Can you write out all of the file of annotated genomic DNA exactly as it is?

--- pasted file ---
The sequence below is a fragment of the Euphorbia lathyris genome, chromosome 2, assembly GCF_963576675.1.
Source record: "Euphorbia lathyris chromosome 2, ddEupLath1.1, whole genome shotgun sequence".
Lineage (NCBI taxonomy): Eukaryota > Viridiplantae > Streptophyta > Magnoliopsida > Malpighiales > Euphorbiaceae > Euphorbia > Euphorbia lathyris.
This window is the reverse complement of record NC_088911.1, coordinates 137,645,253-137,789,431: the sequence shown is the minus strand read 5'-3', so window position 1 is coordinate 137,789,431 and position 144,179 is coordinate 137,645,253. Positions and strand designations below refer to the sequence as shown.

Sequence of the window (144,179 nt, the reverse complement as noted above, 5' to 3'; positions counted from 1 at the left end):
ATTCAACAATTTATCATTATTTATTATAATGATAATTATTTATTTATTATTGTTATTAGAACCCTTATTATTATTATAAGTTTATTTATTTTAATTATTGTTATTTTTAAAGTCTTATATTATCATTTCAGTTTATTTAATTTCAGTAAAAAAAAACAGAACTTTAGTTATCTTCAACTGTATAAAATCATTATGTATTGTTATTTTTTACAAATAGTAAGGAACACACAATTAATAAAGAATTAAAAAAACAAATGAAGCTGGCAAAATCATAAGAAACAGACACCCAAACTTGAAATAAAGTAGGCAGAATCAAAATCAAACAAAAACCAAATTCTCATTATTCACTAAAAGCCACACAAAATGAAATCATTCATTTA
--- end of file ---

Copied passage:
The sequence below is a fragment of the Euphorbia lathyris genome, chromosome 2, assembly GCF_963576675.1.
Source record: "Euphorbia lathyris chromosome 2, ddEupLath1.1, whole genome shotgun sequence".
Lineage (NCBI taxonomy): Eukaryota > Viridiplantae > Streptophyta > Magnoliopsida > Malpighiales > Euphorbiaceae > Euphorbia > Euphorbia lathyris.
This window is the reverse complement of record NC_088911.1, coordinates 137,645,253-137,789,431: the sequence shown is the minus strand read 5'-3', so window position 1 is coordinate 137,789,431 and position 144,179 is coordinate 137,645,253. Positions and strand designations below refer to the sequence as shown.

Sequence of the window (144,179 nt, the reverse complement as noted above, 5' to 3'; positions counted from 1 at the left end):
ATTCAACAATTTATCATTATTTATTATAATGATAATTATTTATTTATTATTGTTATTAGAACCCTTATTATTATTATAAGTTTATTTATTTTAATTATTGTTATTTTTAAAGTCTTATATTATCATTTCAGTTTATTTAATTTCAGTAAAAAAAAACAGAACTTTAGTTATCTTCAACTGTATAAAATCATTATGTATTGTTATTTTTTACAAATAGTAAGGAACACACAATTAATAAAGAATTAAAAAAACAAATGAAGCTGGCAAAATCATAAGAAACAGACACCCAAACTTGAAATAAAGTAGGCAGAATCAAAATCAAACAAAAACCAAATTCTCATTATTCACTAAAAGCCACACAAAATGAAATCATTCATTTA